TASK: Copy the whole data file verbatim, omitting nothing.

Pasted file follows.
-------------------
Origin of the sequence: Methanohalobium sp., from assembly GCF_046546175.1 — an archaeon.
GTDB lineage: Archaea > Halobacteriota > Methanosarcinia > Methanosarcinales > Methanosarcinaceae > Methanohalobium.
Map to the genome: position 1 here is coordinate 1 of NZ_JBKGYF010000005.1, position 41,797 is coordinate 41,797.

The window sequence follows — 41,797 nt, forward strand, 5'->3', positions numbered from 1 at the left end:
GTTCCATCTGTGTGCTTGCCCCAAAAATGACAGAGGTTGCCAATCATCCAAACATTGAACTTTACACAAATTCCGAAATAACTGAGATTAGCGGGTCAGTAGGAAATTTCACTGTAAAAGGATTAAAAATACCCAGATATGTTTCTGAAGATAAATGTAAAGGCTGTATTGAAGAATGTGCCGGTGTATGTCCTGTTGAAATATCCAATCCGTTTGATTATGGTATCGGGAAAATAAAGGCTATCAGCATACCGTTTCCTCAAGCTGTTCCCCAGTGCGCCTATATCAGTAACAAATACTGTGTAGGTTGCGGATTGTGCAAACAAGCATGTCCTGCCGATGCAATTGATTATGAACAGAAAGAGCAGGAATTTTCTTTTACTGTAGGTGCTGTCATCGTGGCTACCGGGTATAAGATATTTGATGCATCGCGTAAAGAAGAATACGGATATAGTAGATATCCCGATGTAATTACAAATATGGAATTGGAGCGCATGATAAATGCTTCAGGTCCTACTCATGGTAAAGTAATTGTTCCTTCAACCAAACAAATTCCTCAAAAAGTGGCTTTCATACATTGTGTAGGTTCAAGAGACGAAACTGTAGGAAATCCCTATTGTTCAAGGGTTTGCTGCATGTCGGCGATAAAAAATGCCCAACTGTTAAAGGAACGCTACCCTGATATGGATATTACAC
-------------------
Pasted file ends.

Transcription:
Origin of the sequence: Methanohalobium sp., from assembly GCF_046546175.1 — an archaeon.
GTDB lineage: Archaea > Halobacteriota > Methanosarcinia > Methanosarcinales > Methanosarcinaceae > Methanohalobium.
Map to the genome: position 1 here is coordinate 1 of NZ_JBKGYF010000005.1, position 41,797 is coordinate 41,797.

The window sequence follows — 41,797 nt, forward strand, 5'->3', positions numbered from 1 at the left end:
GTTCCATCTGTGTGCTTGCCCCAAAAATGACAGAGGTTGCCAATCATCCAAACATTGAACTTTACACAAATTCCGAAATAACTGAGATTAGCGGGTCAGTAGGAAATTTCACTGTAAAAGGATTAAAAATACCCAGATATGTTTCTGAAGATAAATGTAAAGGCTGTATTGAAGAATGTGCCGGTGTATGTCCTGTTGAAATATCCAATCCGTTTGATTATGGTATCGGGAAAATAAAGGCTATCAGCATACCGTTTCCTCAAGCTGTTCCCCAGTGCGCCTATATCAGTAACAAATACTGTGTAGGTTGCGGATTGTGCAAACAAGCATGTCCTGCCGATGCAATTGATTATGAACAGAAAGAGCAGGAATTTTCTTTTACTGTAGGTGCTGTCATCGTGGCTACCGGGTATAAGATATTTGATGCATCGCGTAAAGAAGAATACGGATATAGTAGATATCCCGATGTAATTACAAATATGGAATTGGAGCGCATGATAAATGCTTCAGGTCCTACTCATGGTAAAGTAATTGTTCCTTCAACCAAACAAATTCCTCAAAAAGTGGCTTTCATACATTGTGTAGGTTCAAGAGACGAAACTGTAGGAAATCCCTATTGTTCAAGGGTTTGCTGCATGTCGGCGATAAAAAATGCCCAACTGTTAAAGGAACGCTACCCTGATATGGATATTACAC